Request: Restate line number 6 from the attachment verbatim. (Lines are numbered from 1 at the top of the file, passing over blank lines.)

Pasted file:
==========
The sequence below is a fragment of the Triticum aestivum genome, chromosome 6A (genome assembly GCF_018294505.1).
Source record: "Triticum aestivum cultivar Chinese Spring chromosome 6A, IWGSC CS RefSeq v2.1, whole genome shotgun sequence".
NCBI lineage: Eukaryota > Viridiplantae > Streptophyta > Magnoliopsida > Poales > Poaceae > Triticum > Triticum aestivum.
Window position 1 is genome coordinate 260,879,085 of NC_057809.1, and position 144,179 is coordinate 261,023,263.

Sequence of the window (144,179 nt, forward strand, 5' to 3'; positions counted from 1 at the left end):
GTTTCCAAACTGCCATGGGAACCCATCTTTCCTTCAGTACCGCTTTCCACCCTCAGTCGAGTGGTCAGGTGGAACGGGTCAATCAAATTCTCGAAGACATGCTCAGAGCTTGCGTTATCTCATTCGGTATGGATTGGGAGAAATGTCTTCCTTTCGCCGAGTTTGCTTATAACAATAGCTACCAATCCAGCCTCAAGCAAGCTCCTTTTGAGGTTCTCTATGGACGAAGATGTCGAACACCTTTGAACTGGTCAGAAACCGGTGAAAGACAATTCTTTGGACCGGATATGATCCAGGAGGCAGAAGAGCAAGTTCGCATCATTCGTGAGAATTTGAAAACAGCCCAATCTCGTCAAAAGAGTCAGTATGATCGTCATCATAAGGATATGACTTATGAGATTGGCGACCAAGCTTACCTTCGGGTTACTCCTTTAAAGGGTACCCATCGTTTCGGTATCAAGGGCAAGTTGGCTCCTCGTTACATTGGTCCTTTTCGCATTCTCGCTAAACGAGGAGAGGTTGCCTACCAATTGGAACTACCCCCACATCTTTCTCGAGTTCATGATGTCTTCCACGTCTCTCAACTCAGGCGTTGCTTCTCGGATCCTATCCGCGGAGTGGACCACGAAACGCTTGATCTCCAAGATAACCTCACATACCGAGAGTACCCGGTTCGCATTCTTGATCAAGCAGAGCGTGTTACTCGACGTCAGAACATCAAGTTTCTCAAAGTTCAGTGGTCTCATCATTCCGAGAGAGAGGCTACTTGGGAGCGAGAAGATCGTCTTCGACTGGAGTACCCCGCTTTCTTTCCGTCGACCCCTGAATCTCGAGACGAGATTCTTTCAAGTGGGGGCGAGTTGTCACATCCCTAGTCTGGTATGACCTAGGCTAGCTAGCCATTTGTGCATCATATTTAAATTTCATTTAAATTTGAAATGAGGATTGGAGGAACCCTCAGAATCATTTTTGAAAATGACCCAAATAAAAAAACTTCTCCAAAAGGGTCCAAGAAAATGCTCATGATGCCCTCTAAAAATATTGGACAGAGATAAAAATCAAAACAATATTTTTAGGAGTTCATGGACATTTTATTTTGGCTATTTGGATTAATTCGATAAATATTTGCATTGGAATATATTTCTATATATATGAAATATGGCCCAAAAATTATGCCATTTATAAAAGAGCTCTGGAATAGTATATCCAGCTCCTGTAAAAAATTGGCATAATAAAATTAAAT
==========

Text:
GTTTCCAAACTGCCATGGGAACCCATCTTTCCTTCAGTACCGCTTTCCACCCTCAGTCGAGTGGTCAGGTGGAACGGGTCAATCAAATTCTCGAAGACATGCTCAGAGCTTGCGTTATCTCATTCGGTATGGATTGGGAGAAATGTCTTCCTTTCGCCGAGTTTGCTTATAACAATAGCTACCAATCCAGCCTCAAGCAAGCTCCTTTTGAGGTTCTCTATGGACGAAGATGTCGAACACCTTTGAACTGGTCAGAAACCGGTGAAAGACAATTCTTTGGACCGGATATGATCCAGGAGGCAGAAGAGCAAGTTCGCATCATTCGTGAGAATTTGAAAACAGCCCAATCTCGTCAAAAGAGTCAGTATGATCGTCATCATAAGGATATGACTTATGAGATTGGCGACCAAGCTTACCTTCGGGTTACTCCTTTAAAGGGTACCCATCGTTTCGGTATCAAGGGCAAGTTGGCTCCTCGTTACATTGGTCCTTTTCGCATTCTCGCTAAACGAGGAGAGGTTGCCTACCAATTGGAACTACCCCCACATCTTTCTCGAGTTCATGATGTCTTCCACGTCTCTCAACTCAGGCGTTGCTTCTCGGATCCTATCCGCGGAGTGGACCACGAAACGCTTGATCTCCAAGATAACCTCACATACCGAGAGTACCCGGTTCGCATTCTTGATCAAGCAGAGCGTGTTACTCGACGTCAGAACATCAAGTTTCTCAAAGTTCAGTGGTCTCATCATTCCGAGAGAGAGGCTACTTGGGAGCGAGAAGATCGTCTTCGACTGGAGTACCCCGCTTTCTTTCCGTCGACCCCTGAATCTCGAGACGAGATTCTTTCAAGTGGGGGCGAGTTGTCACATCCCTAGTCTGGTATGACCTAGGCTAGCTAGCCATTTGTGCATCATATTTAAATTTCATTTAAATTTGAAATGAGGATTGGAGGAACCCTCAGAATCATTTTTGAAAATGACCCAAATAAAAAAACTTCTCCAAAAGGGTCCAAGAAAATGCTCATGATGCCCTCTAAAAATATTGGACAGAGATAAAAATCAAAACAATATTTTTAGGAGTTCATGGACATTTTATTTTGGCTATTTGGATTAATTCGATAAATATTTGCATTGGAATATATTTCTATATATATGAAATATGGCCCAAAAATTATGCCATTTATAAAAGAGCTCTGGAATAGTATATCCAGCTCCTGTAAAAAATTGGCATAATAAAATTAAAT